• Compensation Arrangements. Companies may link incentive pay for executives and employees to environmental (or other ESG) metrics. Such arrangements raise a variety of accounting issues. Among other things, entities should have a clear method of measuring and monitoring performance against these metrics so they can calculate the bonus accrual throughout the year.

Carbon Tracker: Flying blind: The Glaring Absence of Climate Risks in Financial Reporting


Carbon Tracker examined whether 107 publicly traded carbon-intensive firms considered material climate-related risks in their 2020 financial reporting. The report notes that the International Accounting Standards Board (link here), the International Auditing and Assurance Standards Board (link here), and the Financial Accounting Standards Board (link here) have issued guidance on consideration of climate change issues in the preparation and audit of financial statements. Carbon Tracker asserts that climate-related matters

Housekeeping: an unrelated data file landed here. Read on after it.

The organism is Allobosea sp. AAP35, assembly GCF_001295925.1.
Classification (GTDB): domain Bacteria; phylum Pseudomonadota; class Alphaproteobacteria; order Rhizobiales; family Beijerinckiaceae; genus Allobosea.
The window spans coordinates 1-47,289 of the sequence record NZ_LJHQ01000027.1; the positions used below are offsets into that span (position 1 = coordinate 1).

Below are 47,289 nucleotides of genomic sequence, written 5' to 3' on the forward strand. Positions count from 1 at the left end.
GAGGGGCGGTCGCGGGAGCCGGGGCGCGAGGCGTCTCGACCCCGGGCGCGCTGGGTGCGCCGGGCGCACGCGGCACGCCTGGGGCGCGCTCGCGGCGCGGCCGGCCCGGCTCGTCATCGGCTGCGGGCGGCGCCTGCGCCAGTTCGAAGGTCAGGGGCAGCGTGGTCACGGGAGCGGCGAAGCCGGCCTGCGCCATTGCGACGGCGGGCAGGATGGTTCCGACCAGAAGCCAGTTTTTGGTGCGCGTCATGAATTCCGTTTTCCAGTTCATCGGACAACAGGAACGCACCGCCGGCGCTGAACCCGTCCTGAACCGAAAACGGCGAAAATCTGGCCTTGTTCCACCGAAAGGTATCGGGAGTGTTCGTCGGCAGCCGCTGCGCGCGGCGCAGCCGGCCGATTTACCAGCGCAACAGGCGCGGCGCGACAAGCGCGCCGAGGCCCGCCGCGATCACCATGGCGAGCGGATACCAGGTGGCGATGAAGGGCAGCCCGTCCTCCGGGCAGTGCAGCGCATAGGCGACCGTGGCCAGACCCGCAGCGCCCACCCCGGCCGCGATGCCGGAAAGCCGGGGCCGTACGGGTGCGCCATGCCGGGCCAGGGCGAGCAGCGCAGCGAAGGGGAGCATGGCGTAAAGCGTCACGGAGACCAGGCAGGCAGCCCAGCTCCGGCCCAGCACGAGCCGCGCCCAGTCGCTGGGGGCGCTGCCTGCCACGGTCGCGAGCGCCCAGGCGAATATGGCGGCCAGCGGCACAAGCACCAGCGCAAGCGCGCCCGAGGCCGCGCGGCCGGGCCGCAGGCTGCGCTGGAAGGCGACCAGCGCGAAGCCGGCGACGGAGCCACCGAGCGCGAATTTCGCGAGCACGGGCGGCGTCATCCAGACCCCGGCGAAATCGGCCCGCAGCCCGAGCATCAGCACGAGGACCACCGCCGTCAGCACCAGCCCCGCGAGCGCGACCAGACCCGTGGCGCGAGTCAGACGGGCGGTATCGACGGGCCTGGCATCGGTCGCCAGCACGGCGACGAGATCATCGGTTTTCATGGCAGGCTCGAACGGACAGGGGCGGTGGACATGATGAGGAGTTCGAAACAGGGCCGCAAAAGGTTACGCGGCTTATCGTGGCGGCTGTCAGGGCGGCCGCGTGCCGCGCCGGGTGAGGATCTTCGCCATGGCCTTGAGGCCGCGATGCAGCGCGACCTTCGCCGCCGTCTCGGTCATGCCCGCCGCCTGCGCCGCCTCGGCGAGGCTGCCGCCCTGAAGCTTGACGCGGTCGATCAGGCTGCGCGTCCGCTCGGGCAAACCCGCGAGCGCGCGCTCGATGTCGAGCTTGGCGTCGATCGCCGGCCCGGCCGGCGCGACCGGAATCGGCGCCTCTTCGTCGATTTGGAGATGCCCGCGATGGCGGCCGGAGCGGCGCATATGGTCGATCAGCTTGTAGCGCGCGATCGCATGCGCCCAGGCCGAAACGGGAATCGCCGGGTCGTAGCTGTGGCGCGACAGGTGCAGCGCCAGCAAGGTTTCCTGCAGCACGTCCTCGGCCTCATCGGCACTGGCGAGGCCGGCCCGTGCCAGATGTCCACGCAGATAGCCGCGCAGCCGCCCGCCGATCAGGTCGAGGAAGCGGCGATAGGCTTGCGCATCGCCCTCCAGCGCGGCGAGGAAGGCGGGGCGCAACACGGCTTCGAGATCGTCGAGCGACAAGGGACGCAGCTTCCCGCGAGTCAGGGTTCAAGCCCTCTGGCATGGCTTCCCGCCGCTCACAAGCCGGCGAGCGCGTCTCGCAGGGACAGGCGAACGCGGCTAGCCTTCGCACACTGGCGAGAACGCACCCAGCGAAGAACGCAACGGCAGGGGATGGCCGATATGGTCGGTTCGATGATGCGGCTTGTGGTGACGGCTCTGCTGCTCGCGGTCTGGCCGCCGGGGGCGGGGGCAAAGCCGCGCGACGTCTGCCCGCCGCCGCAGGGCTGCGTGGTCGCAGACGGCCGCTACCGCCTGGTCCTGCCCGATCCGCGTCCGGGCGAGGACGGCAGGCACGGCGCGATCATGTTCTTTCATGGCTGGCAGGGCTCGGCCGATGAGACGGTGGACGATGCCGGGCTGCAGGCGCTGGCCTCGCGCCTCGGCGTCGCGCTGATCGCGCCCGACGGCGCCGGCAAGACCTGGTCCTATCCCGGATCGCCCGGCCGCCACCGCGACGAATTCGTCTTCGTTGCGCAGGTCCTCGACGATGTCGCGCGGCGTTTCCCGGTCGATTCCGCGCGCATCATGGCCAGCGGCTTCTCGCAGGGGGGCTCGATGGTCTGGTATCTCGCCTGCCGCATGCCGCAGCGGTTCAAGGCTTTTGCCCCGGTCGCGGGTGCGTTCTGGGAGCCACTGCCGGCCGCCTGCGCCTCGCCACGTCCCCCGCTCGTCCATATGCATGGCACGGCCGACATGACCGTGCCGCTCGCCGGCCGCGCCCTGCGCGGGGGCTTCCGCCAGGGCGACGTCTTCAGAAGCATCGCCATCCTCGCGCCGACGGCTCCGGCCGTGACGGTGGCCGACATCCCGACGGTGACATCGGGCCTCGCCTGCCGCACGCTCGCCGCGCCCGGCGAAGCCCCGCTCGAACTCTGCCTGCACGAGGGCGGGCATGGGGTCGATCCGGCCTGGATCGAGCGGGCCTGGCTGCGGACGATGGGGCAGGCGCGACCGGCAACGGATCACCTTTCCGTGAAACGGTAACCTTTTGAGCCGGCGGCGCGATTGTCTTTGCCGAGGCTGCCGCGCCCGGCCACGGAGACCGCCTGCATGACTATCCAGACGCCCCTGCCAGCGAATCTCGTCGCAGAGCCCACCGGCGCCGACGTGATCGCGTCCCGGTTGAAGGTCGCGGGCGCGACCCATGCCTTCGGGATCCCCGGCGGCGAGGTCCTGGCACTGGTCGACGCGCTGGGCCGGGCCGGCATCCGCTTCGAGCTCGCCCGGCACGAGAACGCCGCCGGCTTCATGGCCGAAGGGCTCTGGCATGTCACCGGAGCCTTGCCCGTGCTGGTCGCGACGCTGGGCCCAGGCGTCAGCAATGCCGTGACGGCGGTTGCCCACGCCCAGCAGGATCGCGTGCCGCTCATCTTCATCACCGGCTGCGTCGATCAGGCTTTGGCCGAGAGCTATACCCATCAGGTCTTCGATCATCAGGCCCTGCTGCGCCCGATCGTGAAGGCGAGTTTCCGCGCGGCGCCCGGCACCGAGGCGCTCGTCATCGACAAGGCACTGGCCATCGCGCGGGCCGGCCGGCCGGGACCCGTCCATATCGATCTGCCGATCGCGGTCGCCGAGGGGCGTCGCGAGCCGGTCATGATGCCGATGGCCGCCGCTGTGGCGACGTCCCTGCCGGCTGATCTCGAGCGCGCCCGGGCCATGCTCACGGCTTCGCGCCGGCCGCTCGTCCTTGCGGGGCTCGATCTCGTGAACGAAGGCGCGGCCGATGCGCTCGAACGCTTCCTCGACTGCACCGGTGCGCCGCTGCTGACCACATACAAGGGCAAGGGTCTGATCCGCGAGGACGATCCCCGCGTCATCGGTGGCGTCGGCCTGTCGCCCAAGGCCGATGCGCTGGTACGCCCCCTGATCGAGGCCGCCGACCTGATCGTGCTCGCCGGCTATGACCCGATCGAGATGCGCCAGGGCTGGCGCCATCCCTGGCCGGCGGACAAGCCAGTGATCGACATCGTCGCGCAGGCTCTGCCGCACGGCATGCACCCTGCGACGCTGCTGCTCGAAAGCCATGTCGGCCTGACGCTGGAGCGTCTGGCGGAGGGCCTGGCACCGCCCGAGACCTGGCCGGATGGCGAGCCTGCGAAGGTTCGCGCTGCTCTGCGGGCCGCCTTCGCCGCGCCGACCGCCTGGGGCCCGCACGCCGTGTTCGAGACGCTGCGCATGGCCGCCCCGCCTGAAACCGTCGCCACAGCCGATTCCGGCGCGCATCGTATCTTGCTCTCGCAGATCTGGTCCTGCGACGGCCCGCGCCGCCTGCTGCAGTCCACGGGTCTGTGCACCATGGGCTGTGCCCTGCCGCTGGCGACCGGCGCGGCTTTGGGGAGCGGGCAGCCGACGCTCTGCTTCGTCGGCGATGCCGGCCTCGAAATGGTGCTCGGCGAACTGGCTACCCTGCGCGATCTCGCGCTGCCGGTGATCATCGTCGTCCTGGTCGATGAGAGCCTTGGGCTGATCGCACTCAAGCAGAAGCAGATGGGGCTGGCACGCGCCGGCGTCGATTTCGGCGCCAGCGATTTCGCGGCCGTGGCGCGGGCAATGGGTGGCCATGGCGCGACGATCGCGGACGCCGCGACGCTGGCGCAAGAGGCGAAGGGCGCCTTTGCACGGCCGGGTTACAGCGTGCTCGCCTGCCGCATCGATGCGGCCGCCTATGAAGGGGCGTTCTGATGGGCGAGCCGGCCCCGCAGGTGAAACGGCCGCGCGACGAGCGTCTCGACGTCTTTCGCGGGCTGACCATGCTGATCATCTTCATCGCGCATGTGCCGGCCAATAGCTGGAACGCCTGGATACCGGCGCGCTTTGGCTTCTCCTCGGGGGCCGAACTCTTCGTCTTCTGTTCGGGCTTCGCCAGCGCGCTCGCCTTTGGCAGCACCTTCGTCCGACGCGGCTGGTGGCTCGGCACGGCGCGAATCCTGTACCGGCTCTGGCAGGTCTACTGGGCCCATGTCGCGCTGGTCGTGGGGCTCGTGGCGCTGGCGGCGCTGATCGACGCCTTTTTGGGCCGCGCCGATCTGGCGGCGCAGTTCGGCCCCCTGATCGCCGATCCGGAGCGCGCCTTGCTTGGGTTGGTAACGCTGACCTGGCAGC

“can impact current financial reporting since many of the numbers in the financial statements include estimates and assumptions about the future. For example, climate matters can lead to shorter estimated useful lives for productive assets or changes to the assumptions used to determine expected future cash flows for impairment testing, resulting in impairments and altering the reported amounts of assets and liabilities. Similarly, shifting product demand may result in inventory obsolescence, leading to increased costs, reduced revenues and profits and lower returns on capital which can impact a company’s ability to continue as a going concern. If a company ignores the clear signs that dramatic changes lie ahead, it runs the risk of overstating assets, or understating liabilities, all to the detriment of the company and ultimately its investors.”